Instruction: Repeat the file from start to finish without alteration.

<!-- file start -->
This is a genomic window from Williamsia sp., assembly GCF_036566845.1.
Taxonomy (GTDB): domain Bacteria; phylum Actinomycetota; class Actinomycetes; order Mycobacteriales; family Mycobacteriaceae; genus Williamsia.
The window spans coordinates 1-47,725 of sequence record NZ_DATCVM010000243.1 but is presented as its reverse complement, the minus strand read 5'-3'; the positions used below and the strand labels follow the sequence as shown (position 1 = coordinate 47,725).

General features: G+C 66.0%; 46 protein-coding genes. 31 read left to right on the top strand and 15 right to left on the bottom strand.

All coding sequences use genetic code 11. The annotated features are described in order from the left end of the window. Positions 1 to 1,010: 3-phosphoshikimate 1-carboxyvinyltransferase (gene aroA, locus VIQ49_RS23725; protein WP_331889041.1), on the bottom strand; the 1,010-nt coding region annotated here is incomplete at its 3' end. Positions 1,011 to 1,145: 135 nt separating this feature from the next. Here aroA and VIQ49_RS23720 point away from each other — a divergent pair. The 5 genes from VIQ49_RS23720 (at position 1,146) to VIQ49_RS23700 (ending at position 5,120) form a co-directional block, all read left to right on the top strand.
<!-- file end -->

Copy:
This is a genomic window from Williamsia sp., assembly GCF_036566845.1.
Taxonomy (GTDB): domain Bacteria; phylum Actinomycetota; class Actinomycetes; order Mycobacteriales; family Mycobacteriaceae; genus Williamsia.
The window spans coordinates 1-47,725 of sequence record NZ_DATCVM010000243.1 but is presented as its reverse complement, the minus strand read 5'-3'; the positions used below and the strand labels follow the sequence as shown (position 1 = coordinate 47,725).

General features: G+C 66.0%; 46 protein-coding genes. 31 read left to right on the top strand and 15 right to left on the bottom strand.

All coding sequences use genetic code 11. The annotated features are described in order from the left end of the window. Positions 1 to 1,010: 3-phosphoshikimate 1-carboxyvinyltransferase (gene aroA, locus VIQ49_RS23725; protein WP_331889041.1), on the bottom strand; the 1,010-nt coding region annotated here is incomplete at its 3' end. Positions 1,011 to 1,145: 135 nt separating this feature from the next. Here aroA and VIQ49_RS23720 point away from each other — a divergent pair. The 5 genes from VIQ49_RS23720 (at position 1,146) to VIQ49_RS23700 (ending at position 5,120) form a co-directional block, all read left to right on the top strand.